The Unlocked Path – by Janis Robinson Daly – independent book review – Historical Fiction (United States)

NOTE: I received early access to this book in exchange for writing an impartial review. Thank you netgalley and Black Rose Writing. Publication: August 25, 2022.

Awarded four stars stars on Goodreads but, that feels like a bit of a gift; 3.5 feels more on target. THE UNLOCKED PATH is a debut novel from Janis Robinson Daly, with a lot of promise and a decent storyline …but also with a few beginner mistakes. (Ones I would have expected a good editor to have helped point out.)

As the author explains in her Author’s Note at the end of the novel, Daly draws from her own family’s history and extensive research to create this novel.

On the plus side, this is the story about a group of determined women who become some of the first female doctors (in the early 1900s) in the United States. The bonds of friendship and sisterhood, formed during their studies, sustain each one throughout their lives.

Eliza Edwards, whose mother is hoping her debut in Philadelphia society will result in a promising marriage, is the main protagonist. Eliza, not surprisingly, must overcome not just family expectations but many more obstacles to earn her credentials. And even then, still faces years of doubts from male colleagues and prospective patients.

As years pass, it’s clear that Eliza and her fellow students make considerable personal sacrifices but great contributions as well, as they navigate some of the most dramatic events of this era — urban poverty, widespread misogyny, women’s suffrage, religious and legal restrictions on abortion and contraceptives, sinking of the Titanic, World War I, the Flu Epidemic of 1918, and more. And all the time, they are continually weighing professional aspirations against the deeply ingrained societal expectations for women of this period.

Janis Robinson Daly
Photo from her Website

On the minus side, there’s quite an overuse of similes and metaphors in some heavy-handed descriptions. And a few seemed awkward to me (example: “Silence engulfed the room, frozen stiff as a blanket on a winter clothesline.“), A few descriptions to me did little more than slow the pace of the book. Fortunately, this issue is particularly true in the beginning of the novel and became much less an issue as the plot unfolded. There are also a few places where it feels like extraneous but well-researched information about the time period is forced into the story, even when it has little to do with advancing the plot.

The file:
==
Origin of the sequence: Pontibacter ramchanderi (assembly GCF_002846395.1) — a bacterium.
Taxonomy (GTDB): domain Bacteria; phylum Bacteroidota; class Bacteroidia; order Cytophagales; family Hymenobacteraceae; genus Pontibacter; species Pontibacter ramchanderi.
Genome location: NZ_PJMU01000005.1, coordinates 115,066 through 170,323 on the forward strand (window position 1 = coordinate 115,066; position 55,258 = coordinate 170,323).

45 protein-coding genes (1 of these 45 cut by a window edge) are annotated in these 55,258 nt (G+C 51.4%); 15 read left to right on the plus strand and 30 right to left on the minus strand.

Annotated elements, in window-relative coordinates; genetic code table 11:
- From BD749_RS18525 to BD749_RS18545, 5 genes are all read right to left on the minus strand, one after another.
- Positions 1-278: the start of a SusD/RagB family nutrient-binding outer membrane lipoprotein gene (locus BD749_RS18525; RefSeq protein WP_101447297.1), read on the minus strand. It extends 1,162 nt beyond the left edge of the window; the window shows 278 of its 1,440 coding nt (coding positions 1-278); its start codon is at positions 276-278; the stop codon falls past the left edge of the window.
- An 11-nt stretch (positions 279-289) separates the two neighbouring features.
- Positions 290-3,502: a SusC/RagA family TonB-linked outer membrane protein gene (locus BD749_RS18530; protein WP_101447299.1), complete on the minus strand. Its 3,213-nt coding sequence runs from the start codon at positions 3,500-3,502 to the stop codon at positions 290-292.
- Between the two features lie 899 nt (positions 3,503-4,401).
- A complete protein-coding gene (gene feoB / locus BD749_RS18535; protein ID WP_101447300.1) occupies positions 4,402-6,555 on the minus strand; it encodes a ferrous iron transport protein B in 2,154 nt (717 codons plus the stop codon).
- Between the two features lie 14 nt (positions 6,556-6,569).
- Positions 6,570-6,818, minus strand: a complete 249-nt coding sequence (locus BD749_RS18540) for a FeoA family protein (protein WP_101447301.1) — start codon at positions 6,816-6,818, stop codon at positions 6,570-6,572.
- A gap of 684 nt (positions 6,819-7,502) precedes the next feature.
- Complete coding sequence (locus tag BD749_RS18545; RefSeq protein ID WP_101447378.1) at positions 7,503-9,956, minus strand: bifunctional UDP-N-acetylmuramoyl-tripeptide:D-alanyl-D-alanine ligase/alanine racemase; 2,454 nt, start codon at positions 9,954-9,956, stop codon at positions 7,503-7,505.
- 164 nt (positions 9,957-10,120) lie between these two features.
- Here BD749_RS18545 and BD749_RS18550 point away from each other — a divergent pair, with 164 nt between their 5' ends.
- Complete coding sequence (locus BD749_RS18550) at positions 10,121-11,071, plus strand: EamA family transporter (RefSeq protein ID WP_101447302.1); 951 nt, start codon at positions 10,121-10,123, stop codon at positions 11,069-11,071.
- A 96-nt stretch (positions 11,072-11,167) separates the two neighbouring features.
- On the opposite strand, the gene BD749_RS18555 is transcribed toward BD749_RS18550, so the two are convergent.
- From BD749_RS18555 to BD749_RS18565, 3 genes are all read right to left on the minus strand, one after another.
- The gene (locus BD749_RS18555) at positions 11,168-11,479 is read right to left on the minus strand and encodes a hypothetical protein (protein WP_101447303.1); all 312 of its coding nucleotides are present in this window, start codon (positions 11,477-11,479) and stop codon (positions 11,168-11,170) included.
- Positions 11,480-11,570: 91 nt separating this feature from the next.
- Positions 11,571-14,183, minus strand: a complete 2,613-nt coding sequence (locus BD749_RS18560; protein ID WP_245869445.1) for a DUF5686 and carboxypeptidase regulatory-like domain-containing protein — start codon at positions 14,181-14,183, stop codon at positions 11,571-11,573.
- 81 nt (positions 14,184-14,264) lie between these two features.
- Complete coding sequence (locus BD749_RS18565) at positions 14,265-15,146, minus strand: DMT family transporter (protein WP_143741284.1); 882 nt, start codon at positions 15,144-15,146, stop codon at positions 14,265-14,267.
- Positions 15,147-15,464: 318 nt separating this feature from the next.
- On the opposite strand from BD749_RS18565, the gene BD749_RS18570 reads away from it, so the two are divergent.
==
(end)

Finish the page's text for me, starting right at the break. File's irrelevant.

This is subject matter that interests me. So I kept reading. And I’m glad I finished the book. I learned a lot about the lives of ambitious women in the early 20th century and about the limited opportunities for women to study medicine. It’s also an interesting picture of the country’s healthcare system and the differing level of care available, depending on social class. Overall, good story. Hoping Daly’s next book is even stronger.

More about the author, Janis Robinson Daly.


  1. I’m interested in how “descriptions” can be used to advance a plot; I know how they often slow things down. Same for “historical” information advancing a plot, instead of becoming the dreaded “As you know, Bob,…” sort of info dump.

    On the other hand, I have come to dislike the entire “advance the plot” mantra that seems to feed the unfortunate 144-character mentality these days.


    1. To me descriptions that advance the plot are those that have direct bearing on a character’s experience, actions, or development. Those that fall into the “As you know, Bob” category simply reflect information the author came across that they were interested in, but have nothing to do with the plot or characters or actions of their story.


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